For the week of October 16, 2021 / 10 Heshvan 5782
Torah: Bereshit/Genesis 12:1 – 17:27
Haftarah: Isaiah 40:27 – 41:16
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Now the LORD said to Abram, “Go from your country and your kindred and your father’s house to the land that I will show you. And I will make of you a great nation, and I will bless you and make your name great, so that you will be a blessing. I will bless those who bless you, and him who dishonors you I will curse, and in you all the families of the earth shall be blessed.” (Bereshit/Genesis 12:1-3)
I don’t know if you have heard of the show, “The Chosen,” the first-ever multi-season dramatic depiction of the Gospels, currently with season three in development. At some point I want to do a full review of it on my weekly video podcast “Thinking Biblically,” but for now let me say that I have found it very insightful, especially in reminding me how very real Yeshua, his followers, and the time they lived in were. Also, it has shown me how much I have read into the Bible without realizing it, including elements such as emphasis and tone. The Chosen depicts the characters and the cultural context in surprising ways, challenging me to give more thought to these elements than I usually have. Their interpretations aren’t necessarily correct but are certainly worthy of consideration. Here’s an example.
Up until watching the Chosen, I always understood Yeshua’s call as “Follow me,” (e.g. Matthew 9:9) with the emphasis on the “me.” That preaches well. As Messiah and Son of God he calls us to focus on him. After all, he is Messiah, Lord, and Savior, “the way, the truth and the life” (John 14:6), the only one who can restore our relationship to God. But in the Chosen, the Yeshua character doesn’t say it like that. Instead, it’s “Follow me,” With the emphasis on “follow.” (I have provided a link below to the Chosen clip of Yeshua’s call of Matthew the tax collector, where you can hear it yourself.)
Of course, we don’t know for sure how it sounded. It was probably Aramaic anyway, though it could have been Hebrew (the scholarly jury is still out on that one). The point is, however, the “follow” in “follow me” is at least as important as the one we are called to follow.
Last week, we looked at what I called “Noah’s secret,” which is walking with the Lord. I mentioned that doing so is a mark of every good Bible character. Whether or not a person heard the actual words, “Follow me” as did many of Yeshua’s disciples, true godliness is expressed by living according to a course set by God, a course that is most often very different from that of the prevailing culture.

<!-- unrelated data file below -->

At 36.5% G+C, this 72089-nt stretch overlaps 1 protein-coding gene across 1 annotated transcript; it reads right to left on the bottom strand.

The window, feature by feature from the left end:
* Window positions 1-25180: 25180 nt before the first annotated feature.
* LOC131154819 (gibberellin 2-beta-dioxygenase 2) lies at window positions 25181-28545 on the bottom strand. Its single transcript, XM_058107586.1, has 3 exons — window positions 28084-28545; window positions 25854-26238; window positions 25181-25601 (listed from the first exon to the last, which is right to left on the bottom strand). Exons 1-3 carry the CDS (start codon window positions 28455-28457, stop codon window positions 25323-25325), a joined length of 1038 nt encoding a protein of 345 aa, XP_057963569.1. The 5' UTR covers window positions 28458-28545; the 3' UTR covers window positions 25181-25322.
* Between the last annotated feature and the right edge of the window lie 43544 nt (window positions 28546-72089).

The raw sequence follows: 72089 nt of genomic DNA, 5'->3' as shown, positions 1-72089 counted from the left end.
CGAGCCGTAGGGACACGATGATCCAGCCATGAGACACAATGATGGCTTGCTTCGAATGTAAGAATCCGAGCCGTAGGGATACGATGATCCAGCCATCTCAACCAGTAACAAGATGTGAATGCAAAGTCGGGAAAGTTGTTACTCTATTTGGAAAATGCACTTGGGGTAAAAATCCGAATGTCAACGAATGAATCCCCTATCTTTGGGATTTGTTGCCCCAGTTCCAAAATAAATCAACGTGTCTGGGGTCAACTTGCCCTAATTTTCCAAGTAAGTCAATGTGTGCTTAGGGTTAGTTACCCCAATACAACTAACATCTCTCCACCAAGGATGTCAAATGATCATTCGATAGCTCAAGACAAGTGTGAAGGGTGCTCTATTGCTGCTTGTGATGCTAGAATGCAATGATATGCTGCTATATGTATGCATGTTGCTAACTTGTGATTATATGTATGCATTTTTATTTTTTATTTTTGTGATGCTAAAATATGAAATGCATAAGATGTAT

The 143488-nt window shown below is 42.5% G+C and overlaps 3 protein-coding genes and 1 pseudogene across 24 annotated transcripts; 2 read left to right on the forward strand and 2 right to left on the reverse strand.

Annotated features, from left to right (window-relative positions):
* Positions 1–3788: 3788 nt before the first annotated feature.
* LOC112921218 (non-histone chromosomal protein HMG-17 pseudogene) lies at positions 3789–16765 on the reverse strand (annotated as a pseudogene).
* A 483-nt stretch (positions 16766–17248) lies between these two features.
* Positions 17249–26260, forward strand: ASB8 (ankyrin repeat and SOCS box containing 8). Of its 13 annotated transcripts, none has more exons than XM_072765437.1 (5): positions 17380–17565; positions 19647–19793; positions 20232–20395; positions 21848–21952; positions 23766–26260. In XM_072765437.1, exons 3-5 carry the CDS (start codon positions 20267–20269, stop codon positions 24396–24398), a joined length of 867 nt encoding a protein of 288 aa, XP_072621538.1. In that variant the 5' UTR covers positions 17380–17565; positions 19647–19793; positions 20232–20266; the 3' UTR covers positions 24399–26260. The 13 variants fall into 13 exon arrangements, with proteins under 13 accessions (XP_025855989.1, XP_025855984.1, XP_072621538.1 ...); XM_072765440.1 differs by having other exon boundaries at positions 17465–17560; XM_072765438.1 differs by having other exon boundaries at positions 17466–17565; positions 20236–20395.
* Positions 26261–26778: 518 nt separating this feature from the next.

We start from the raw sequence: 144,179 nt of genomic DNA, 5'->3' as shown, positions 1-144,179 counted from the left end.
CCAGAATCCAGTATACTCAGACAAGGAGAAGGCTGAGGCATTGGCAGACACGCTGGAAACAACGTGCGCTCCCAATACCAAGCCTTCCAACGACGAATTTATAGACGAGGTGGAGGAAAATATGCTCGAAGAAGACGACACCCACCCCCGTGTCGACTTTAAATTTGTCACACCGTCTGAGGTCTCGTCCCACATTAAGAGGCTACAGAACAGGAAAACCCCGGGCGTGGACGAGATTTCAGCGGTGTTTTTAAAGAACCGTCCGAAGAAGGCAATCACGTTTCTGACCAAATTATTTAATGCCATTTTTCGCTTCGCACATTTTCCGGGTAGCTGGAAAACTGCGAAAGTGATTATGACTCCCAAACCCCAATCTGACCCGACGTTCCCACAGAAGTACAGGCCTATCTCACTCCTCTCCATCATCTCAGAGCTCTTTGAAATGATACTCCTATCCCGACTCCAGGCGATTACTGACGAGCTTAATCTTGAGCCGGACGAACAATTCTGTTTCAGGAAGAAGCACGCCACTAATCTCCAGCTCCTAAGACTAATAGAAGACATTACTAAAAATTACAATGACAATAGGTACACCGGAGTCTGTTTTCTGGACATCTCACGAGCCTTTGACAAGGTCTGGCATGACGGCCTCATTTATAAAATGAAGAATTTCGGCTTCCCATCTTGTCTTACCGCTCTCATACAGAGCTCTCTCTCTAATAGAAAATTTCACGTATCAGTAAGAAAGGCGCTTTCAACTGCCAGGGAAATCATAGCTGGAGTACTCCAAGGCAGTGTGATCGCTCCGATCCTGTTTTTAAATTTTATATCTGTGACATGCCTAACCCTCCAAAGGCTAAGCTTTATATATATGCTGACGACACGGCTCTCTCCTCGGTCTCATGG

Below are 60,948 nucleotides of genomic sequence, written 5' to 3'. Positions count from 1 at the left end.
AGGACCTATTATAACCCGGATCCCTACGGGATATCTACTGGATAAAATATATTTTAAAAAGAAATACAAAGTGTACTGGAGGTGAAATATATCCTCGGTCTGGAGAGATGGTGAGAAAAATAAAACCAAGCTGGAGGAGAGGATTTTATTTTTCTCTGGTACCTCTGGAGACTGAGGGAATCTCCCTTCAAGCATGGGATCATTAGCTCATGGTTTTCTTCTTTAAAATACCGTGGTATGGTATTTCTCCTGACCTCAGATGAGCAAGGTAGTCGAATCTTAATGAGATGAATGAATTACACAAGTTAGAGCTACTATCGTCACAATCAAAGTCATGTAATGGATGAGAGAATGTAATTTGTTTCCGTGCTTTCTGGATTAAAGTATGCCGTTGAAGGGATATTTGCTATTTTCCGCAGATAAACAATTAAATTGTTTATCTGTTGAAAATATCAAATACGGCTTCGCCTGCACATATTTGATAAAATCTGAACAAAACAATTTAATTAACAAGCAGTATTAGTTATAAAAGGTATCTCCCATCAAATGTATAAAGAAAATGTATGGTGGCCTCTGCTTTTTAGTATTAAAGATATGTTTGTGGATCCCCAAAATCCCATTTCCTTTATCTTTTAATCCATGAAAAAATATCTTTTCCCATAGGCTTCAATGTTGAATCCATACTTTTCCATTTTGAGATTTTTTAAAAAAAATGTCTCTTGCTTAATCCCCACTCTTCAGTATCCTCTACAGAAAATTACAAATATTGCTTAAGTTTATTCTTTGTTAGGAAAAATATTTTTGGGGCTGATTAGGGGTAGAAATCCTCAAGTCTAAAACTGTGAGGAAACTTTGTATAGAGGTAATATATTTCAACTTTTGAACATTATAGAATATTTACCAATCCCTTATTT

Few characters exemplify this as much as Abram, whose name became Abraham, as described in this week’s parsha (Torah reading portion). I never tire of thinking about what it must have meant for this elderly man to journey in those days from his homeland to live as a nomad in hostile foreign territory. His following a God unrecognized by those around him is the biblical model of faith.
The call to follow is a call to direct our lives in God’s direction alone. He doesn’t lasso us and drag us on a leash (sorry for the mixed metaphor). He is intent on finding those who are willing to keep in step with him, whatever the cost. To follow is to give ourselves to him as he leads us into the great unknown, a life out of step with the crowd, to go against the grain, to swim upstream, and as I mentioned last week, to march to the beat of a different drum.
To follow is not to enter into an alternate spiritual state disconnected from reality. Far from it! It is to journey through life according to reality, the reality of a creation God designed and is restoring. To follow is to live like Abraham, who, by turning his back on what others thought was normal, helped to set the course of God’s rescue plan whereby all the nations of the world would be blessed.
You can be part of that plan. But are you waiting for God to swoop you up on a magic carpet and carry you along on some spiritual high? Or will you get up, turn from whatever it might be that is holding you back, and follow the Messiah right now?
An example of “Follow me” from The Chosen:
All scriptures, English Standard Version (ESV) of the Bible